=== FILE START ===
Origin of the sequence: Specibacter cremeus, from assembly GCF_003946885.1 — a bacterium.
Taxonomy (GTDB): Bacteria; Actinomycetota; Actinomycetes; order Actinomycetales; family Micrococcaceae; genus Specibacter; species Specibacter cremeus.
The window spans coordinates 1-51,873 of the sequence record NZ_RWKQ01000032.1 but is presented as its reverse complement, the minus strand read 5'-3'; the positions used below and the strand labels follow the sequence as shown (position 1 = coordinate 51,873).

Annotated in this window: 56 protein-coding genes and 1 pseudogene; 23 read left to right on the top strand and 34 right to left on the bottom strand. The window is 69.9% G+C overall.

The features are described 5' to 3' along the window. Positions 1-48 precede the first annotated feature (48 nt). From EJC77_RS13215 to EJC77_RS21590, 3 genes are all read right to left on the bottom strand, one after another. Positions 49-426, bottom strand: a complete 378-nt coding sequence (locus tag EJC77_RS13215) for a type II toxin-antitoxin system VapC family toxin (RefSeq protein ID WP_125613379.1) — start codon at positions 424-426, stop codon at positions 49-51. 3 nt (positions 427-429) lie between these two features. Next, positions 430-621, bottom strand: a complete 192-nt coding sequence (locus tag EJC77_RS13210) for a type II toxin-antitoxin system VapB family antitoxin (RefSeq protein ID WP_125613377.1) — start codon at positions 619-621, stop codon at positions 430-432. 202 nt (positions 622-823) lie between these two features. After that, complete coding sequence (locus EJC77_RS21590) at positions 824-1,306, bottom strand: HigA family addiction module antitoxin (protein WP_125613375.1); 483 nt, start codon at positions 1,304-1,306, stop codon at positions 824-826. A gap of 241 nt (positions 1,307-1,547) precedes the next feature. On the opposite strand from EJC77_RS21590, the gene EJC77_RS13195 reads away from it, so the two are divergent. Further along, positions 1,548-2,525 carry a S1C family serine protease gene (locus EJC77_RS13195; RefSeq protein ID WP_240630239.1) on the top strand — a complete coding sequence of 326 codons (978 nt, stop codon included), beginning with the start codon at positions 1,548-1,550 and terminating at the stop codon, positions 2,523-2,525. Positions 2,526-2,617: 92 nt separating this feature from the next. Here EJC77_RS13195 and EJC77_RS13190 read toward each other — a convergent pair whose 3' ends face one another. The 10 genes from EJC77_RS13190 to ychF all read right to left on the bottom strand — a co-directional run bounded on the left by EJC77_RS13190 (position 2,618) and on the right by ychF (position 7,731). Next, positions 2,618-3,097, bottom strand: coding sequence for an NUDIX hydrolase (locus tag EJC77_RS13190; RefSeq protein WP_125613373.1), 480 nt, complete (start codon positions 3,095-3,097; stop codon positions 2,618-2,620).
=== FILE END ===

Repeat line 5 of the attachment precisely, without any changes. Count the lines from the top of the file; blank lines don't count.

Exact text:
The features are described 5' to 3' along the window. Positions 1-48 precede the first annotated feature (48 nt). From EJC77_RS13215 to EJC77_RS21590, 3 genes are all read right to left on the bottom strand, one after another. Positions 49-426, bottom strand: a complete 378-nt coding sequence (locus tag EJC77_RS13215) for a type II toxin-antitoxin system VapC family toxin (RefSeq protein ID WP_125613379.1) — start codon at positions 424-426, stop codon at positions 49-51. 3 nt (positions 427-429) lie between these two features. Next, positions 430-621, bottom strand: a complete 192-nt coding sequence (locus tag EJC77_RS13210) for a type II toxin-antitoxin system VapB family antitoxin (RefSeq protein ID WP_125613377.1) — start codon at positions 619-621, stop codon at positions 430-432. 202 nt (positions 622-823) lie between these two features. After that, complete coding sequence (locus EJC77_RS21590) at positions 824-1,306, bottom strand: HigA family addiction module antitoxin (protein WP_125613375.1); 483 nt, start codon at positions 1,304-1,306, stop codon at positions 824-826. A gap of 241 nt (positions 1,307-1,547) precedes the next feature. On the opposite strand from EJC77_RS21590, the gene EJC77_RS13195 reads away from it, so the two are divergent. Further along, positions 1,548-2,525 carry a S1C family serine protease gene (locus EJC77_RS13195; RefSeq protein ID WP_240630239.1) on the top strand — a complete coding sequence of 326 codons (978 nt, stop codon included), beginning with the start codon at positions 1,548-1,550 and terminating at the stop codon, positions 2,523-2,525. Positions 2,526-2,617: 92 nt separating this feature from the next. Here EJC77_RS13195 and EJC77_RS13190 read toward each other — a convergent pair whose 3' ends face one another. The 10 genes from EJC77_RS13190 to ychF all read right to left on the bottom strand — a co-directional run bounded on the left by EJC77_RS13190 (position 2,618) and on the right by ychF (position 7,731). Next, positions 2,618-3,097, bottom strand: coding sequence for an NUDIX hydrolase (locus tag EJC77_RS13190; RefSeq protein WP_125613373.1), 480 nt, complete (start codon positions 3,095-3,097; stop codon positions 2,618-2,620).